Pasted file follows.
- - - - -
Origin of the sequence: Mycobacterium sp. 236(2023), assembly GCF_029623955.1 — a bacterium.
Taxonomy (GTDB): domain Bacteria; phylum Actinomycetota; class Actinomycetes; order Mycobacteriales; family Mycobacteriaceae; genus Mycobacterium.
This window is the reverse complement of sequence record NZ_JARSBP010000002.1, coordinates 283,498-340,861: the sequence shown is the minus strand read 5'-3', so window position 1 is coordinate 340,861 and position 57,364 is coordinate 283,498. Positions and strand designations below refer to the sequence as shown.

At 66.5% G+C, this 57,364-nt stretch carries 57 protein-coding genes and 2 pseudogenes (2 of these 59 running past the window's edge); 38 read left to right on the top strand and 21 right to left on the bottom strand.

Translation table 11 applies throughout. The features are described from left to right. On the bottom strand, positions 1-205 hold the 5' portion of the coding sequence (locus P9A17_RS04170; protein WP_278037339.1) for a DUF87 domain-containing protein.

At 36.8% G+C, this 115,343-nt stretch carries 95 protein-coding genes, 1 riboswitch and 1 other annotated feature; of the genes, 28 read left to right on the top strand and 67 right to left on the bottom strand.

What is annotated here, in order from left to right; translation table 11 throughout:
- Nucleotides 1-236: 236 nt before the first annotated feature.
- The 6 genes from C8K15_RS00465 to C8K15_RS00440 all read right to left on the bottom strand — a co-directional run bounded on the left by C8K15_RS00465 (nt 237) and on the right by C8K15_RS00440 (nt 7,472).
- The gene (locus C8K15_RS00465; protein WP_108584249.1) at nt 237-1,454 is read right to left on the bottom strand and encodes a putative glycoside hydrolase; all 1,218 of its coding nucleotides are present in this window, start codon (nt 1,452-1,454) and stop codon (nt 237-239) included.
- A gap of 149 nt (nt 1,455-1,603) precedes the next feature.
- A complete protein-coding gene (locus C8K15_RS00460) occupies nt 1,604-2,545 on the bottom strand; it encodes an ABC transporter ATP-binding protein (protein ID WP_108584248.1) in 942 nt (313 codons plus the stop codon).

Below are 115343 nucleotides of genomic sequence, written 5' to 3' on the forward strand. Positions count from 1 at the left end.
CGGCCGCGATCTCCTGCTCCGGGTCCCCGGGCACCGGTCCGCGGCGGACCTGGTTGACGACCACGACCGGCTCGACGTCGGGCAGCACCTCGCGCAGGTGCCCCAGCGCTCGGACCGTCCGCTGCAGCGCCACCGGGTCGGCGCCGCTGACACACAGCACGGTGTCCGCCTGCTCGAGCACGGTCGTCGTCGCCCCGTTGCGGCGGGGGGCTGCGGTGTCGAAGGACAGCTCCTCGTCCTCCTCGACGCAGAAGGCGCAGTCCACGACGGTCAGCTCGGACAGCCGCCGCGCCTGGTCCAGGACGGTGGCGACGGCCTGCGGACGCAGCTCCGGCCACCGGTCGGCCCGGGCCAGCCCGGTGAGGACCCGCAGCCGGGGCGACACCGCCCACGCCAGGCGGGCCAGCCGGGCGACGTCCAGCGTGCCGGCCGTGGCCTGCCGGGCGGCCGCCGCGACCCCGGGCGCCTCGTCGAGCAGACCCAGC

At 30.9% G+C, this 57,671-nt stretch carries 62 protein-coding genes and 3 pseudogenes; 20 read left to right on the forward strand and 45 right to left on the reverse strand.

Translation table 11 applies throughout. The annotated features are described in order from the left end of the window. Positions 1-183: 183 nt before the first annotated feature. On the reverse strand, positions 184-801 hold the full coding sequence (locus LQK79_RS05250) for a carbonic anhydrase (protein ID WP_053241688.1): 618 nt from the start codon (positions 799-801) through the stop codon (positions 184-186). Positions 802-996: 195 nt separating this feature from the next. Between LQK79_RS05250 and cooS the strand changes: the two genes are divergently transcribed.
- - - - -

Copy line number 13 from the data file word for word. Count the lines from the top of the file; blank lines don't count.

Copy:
Below are 115343 nucleotides of genomic sequence, written 5' to 3' on the forward strand. Positions count from 1 at the left end.